Armstrong more comfortable in offense, as backup Woolfolk reminds defense of Russell Wilson

By Jerry Ratcliffe

Brennan Armstrong (Photo: UVA Athletics)

Tony Elliott’s offensive system demands a lot from the quarterback position, and Brennan Armstrong has devoured the playbook. The more Armstrong is exposed to the new system, the more comfortable he becomes, and that was evident at Virginia’s first full-padded scrimmage last Saturday at Scott Stadium.

“Everybody looks to him and the work that he’s put in and just how comfortable he’s become in the system,” Elliott said of his starting quarterback. “Brennan’s learning to manage the game. I was proud of him when he adjusted some protection calls, and when the quarterback is adjusting protection calls you can tell that he’s really feeling comfortable with the system because that means he’s not thinking about what the play concept is.”

Instead, Armstrong turns his attention to the defense and realizes where he may be vulnerable. Thusly, he can get the offensive line and running backs on the same page to provide the protection required for the play concept to be successful.

“So, that’s huge,” Elliott said. “That creates a no sense of anxiousness with everybody else. They all can just be calm and free because they know they have got the guy back there running the show.”

Armstrong confirmed that he feels even more comfortable in the offense and that taking practice to the stadium, where UVA has been tough to beat for the last several seasons, raised the level of attention to detail.

“When we get to the stadium, it’s just a different ballgame,” Armstrong said. “It’s a big, big thing for us.”

As any quarterback would be, Armstrong was wishing for his offensive linemen to overcome their illnesses, so they can begin to build consistency.

“It’s not just five guys out there, it’s all one,” the QB said. “You want to get five guys out there consistently getting reps together.”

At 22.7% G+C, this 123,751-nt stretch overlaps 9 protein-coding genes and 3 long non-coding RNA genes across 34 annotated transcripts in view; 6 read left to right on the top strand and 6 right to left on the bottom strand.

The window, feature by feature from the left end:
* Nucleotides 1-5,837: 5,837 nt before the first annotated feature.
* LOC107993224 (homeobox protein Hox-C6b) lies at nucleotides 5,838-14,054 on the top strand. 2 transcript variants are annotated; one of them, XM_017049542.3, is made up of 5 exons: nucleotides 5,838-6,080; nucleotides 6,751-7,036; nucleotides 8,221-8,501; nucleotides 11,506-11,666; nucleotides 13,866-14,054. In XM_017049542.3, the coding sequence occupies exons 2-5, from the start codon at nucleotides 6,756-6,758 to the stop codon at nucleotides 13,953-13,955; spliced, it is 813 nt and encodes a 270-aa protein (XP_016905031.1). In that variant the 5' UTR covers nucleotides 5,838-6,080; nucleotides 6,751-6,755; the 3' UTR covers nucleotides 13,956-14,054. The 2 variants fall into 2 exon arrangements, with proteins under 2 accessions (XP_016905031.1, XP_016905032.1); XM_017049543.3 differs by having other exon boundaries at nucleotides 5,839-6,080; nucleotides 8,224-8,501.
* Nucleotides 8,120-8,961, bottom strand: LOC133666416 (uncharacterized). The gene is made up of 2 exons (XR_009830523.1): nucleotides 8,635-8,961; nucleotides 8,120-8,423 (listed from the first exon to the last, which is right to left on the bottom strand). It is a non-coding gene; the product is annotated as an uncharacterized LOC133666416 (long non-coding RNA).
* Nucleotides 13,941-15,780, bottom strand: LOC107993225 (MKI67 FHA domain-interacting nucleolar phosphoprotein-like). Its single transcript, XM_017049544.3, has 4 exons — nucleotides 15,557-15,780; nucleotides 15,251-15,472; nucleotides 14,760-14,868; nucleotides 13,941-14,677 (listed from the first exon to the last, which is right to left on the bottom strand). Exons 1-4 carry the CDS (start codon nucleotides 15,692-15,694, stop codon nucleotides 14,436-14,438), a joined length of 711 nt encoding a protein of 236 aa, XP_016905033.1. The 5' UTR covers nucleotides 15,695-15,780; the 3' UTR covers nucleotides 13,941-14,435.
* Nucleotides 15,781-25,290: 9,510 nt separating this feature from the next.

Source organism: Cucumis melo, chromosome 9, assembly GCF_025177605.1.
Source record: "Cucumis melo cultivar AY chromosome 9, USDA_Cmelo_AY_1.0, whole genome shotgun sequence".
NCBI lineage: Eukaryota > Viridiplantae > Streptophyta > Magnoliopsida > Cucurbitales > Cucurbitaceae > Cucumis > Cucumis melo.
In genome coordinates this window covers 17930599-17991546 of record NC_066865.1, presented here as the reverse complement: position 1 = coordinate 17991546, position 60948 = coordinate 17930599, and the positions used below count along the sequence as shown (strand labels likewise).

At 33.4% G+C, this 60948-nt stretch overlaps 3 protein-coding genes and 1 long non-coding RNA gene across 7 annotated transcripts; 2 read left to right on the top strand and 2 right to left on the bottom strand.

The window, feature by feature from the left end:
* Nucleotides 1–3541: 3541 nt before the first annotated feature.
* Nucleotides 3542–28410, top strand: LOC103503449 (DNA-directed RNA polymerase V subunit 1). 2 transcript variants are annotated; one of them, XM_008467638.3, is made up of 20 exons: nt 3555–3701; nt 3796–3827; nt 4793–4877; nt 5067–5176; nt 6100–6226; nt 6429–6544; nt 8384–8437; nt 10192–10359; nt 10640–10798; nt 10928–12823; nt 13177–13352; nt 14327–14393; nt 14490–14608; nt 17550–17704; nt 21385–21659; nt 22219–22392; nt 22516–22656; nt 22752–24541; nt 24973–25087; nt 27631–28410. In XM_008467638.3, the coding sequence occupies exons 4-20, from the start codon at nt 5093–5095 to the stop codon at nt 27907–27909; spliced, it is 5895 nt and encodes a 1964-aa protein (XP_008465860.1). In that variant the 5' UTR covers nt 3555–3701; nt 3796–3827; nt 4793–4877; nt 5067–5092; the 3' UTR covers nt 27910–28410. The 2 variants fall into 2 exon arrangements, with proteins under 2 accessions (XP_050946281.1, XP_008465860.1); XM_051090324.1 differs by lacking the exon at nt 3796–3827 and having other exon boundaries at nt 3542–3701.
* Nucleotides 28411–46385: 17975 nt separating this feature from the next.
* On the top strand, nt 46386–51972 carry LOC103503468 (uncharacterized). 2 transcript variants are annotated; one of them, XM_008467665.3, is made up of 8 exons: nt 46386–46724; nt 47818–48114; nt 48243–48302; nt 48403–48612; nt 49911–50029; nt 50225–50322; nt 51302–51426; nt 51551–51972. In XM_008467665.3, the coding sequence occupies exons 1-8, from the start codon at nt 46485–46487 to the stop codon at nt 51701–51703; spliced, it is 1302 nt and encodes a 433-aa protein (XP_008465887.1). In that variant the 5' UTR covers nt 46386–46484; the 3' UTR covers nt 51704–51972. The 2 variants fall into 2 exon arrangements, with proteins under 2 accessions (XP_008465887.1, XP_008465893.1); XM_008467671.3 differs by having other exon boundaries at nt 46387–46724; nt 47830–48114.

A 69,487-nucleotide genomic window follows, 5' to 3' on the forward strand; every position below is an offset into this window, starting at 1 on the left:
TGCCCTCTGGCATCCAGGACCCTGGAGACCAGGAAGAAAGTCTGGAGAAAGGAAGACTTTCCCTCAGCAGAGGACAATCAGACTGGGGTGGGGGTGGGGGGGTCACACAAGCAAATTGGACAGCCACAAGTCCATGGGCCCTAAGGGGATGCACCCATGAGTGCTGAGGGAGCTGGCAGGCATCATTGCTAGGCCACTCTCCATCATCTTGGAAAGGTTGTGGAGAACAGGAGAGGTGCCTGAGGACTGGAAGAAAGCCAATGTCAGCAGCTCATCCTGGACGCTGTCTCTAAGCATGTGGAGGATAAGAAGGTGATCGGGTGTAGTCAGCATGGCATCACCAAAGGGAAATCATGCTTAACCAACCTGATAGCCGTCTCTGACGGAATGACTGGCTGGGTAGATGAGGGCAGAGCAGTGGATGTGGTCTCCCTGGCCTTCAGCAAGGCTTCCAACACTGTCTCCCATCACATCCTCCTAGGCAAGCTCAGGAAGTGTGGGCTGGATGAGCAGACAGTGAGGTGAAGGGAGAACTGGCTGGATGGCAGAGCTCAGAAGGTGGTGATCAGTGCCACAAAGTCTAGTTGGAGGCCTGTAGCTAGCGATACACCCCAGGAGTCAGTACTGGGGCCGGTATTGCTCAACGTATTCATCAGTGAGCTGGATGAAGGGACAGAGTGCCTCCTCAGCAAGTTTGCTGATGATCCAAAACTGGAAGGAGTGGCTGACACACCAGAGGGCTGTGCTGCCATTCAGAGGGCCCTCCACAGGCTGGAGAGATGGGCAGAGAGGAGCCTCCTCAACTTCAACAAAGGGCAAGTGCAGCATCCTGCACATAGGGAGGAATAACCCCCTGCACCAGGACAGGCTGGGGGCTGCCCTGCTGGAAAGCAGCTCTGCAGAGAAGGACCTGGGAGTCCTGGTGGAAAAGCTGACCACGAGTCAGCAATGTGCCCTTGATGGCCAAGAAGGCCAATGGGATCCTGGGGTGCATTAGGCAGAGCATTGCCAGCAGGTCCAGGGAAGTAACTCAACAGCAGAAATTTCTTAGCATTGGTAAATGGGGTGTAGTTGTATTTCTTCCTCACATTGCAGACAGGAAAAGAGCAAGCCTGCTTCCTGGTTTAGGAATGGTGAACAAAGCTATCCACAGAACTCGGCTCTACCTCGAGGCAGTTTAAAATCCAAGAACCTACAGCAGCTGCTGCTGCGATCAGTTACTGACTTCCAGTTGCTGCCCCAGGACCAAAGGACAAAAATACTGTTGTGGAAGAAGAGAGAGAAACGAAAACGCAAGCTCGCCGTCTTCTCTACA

He said he has been impressed with new center Ty Furnish in fall camp.

“He has been standing out to me. As a center-quarterback, we’ve had really good communication with no pressures, picking up protections and all that stuff,” Armstrong said.

While the terminology for the new offense is different from the previous coaching regime, Armstrong said that the players have a good grasp on it. With more of an up-tempo approach, they’re trying to get everyone moving into the right spots, lining up and moving the ball fast. Last week, Elliott said they’re running a play essentially every 30 seconds.

“I’m always learning,” the quarterback said. “We’re always installing new things. This week, we’ve installed a good amount of stuff and we’ve worked and worked on those things.”

Armstrong felt everything went smoothly from his end for the scrimmage. He knows the plays inside and out, which gives him more confidence.

“Now, we’re looking at the defense and I don’t have to think about what guys are doing on our side of the ball,” Armstrong said. “I can just dissect what defense is doing so I can get the ball out of there.”

Meanwhile, Armstrong’s backup, Jay Woolfolk from Chesterfield, impressed everyone in Saturday’s scrimmage. Linebacker Nick Jackson was reminded of another quarterback that hailed from the same high school as Woolfolk, former Seattle Seahawks star Russell Wilson (now with the Broncos). Both were products of Virginia prep schools in the Richmond area — Woodfolk attended Benedictine, Wilson went to Collegiate — where both starred in football and baseball.

Elliott described Woolfolk’s performance in the scrimmage as “electric,” because of his speed and his ability to change direction. Jackson agreed.

“I would say Jay is like a Russell Wilson or Kyler Murray kind of player,” Jackson said. “I think people get caught up in he’s like a two-sport athlete, but when he gets on the field, he’s a football player.

“I’m excited for him in the future. He was electric. He was making guys miss, he was scrambling around, making plays everywhere. I mean, he’s a football player. He’s a ballplayer. When the big lights are on, he performs at his best.”